“When you mix aluminum and iron in particular proportions, a particular structure, a particular pattern is formed. And we thought, why not use that for the catalysis of hydrogenation of butadiene! And it worked! That’s research, we test for things, and we discover new mechanisms or structures”.

The goal of his thesis was to understand how this catalysis takes place: where are the atoms, what are the reaction mechanisms, the movements of the atoms. To do so, Corentin uses the surface diffraction of X-rays on SIXS to know the position of the atoms, then carries out quantum chemistry calculations by mathematically modeling the interaction of electrons between all the atoms to know the electronic structure of the sample.

His works

Corentin, along with the scientists from the SIXS beamline and the IJL team, tests his catalysts in the context of hydrogenation reactions: the chemical reaction between molecules of hydrogen H2 and, here, molecules of butadiene (C4H6). During these reactions, the initial molecules will interact, exchange electrons, to form new molecules. The surface of the catalyst will make it possible to promote this interaction and these exchanges between the molecules of reagents, and in this case the synthesis of molecules of butene - or else of butane if the catalyst is less selective.

“Chemistry is sharing!” - Corentin Chatelier

Because the catalysis reaction takes place on the surface of the catalyst, this is where you must look. Therefore, Corentin uses SIXS. The beamline is equipped with a grazing incidence diffractometer, i.e., the light, X-rays, will graze the material. Thus, the diffraction signal obtained, which corresponds to the “response” of the sample studied to the X-rays it receives, is almost solely due to its surface, and not to its deeper layers of atoms – therefore where the catalytic reaction takes place. In addition, SOLEIL's X-ray beam is very bright, i.e., the amount of synchrotron radiation photons is very high, which allows for very good resolution. Indeed, the signal (given by the sample studied) to noise ratio is much better than with a laboratory X-ray source. The research work carried out during this thesis provides new knowledge on the surface structures and the adsorption and catalysis properties of certain aluminum-based intermetallics.

We asked Corentin about the potential future applications of his thesis work: "Well the application, if we want to be very optimistic, would be to use the catalysts that I have characterized on a large scale but, in reality, it is not really possible because my catalysts are model systems... So, my work has above all made it possible to set up a characterization methodology that can be used by other scientists (to identify new catalysts, editor’s note). " And, to conclude: “In fundamental research, what is interesting is to understand things and not necessarily why or how to use them”.

Corentin wrote his thesis during the pandemic, unfortunately himself suffering from COVID-19... It was a difficult period that he nevertheless overcomes brilliantly as he defends his thesis on December 15, 2020 and is awarded the title of doctor in materials sciences from the University of Lorraine. This thesis work also gives rise to 4 scientific publications in 3 years!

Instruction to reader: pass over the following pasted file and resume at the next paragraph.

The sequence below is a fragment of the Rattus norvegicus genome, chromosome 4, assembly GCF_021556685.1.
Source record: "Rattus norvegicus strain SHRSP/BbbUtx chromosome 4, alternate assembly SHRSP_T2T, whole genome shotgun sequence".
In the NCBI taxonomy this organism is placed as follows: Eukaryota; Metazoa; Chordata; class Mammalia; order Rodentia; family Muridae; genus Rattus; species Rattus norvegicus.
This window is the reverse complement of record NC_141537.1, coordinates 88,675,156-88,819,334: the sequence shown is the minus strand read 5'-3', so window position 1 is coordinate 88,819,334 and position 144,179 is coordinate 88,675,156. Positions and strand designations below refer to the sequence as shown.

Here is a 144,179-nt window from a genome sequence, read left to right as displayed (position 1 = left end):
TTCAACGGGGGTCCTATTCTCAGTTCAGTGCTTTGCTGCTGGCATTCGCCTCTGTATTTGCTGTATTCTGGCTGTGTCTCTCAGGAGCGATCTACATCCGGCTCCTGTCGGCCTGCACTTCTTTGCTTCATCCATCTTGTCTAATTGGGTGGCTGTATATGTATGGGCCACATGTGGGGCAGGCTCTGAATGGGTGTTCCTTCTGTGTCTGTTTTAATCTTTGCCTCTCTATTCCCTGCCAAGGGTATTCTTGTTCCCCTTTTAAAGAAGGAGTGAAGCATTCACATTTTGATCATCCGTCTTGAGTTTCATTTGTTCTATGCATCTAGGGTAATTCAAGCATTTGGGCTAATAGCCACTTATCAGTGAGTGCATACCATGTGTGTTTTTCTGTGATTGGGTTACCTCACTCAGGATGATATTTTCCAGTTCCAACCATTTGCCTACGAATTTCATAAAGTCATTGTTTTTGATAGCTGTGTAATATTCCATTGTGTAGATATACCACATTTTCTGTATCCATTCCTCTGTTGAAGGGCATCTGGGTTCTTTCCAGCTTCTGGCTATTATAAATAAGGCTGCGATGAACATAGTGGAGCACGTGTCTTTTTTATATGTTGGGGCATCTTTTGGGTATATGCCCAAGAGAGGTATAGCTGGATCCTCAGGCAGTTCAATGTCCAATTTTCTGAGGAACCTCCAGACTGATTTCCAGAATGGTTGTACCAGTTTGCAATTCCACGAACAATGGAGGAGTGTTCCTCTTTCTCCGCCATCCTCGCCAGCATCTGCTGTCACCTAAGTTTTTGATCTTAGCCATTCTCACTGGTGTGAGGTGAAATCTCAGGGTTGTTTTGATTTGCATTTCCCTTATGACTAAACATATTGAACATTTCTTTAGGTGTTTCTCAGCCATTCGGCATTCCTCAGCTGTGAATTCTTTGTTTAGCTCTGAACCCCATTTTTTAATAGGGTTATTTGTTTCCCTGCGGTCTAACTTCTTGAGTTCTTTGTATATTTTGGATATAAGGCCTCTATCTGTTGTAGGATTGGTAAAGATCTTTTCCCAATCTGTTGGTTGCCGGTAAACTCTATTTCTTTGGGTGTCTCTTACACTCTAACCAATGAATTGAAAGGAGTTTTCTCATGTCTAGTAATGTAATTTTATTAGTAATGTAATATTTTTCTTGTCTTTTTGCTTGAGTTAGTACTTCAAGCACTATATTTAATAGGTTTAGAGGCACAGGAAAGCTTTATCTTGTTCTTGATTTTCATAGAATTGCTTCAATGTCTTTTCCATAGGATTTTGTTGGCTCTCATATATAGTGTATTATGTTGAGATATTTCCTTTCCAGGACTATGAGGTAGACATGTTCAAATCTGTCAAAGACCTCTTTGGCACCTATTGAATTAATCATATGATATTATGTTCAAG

“12 synchrotron experiments in 3 years, the use of national computer clusters for the equivalent of 3 million hours of calculation… We worked a lot! »

Supported by his doctoral school director (C2MP - Mechanical Chemistry Materials Physics, University of Lorraine) who was impressed by his work, Corentin applies and obtains the 2021 thesis prize from the University of Lorraine. Then the French Association of Crystallography awarded him the 2022 thesis prize.

"It's a bit of a pride to say to yourself "even if you're not well, you can manage to do great things!"


What about now?

After his thesis, Corentin went straight to his post-doctorate, which began a month after his thesis defense!

Corentin is now an engineer and post-doctoral researcher at the Interdisciplinary Research Institute of Grenoble, Materials Modeling and Exploration Department, Nanostructures and Synchrotron Radiation Laboratory, in collaboration with the ID01 beamline of the ESRF, and he continues his collaboration with Alessandro Coati and the SIXS beamline team by continuing to study catalysts, this time using an imaging technique that exploits the coherence of X-rays, but that's another story...

“It is always a pleasure to work with Corentin. He has acquired a lot of new skills, particularly in coherent diffraction, and this allows us to discover together this new technique that we have started to implement on SIXS thanks to Andrea Resta (beamline scientist on SIXS - Editor's note) and the rest of the team.” explains Alessandro.

For his future, Corentin would like to continue research and why not become a beamline scientist in a synchrotron like SOLEIL but, for the moment, he is still following a superb path! At the end of August 2022, during the ECM33 conference, he obtained the Poster Prize "Applied Crystallography" from the International Union of Crystallography for his post-doctoral work!

*electronic structure: distribution of an atom’s electrons around its nucleus.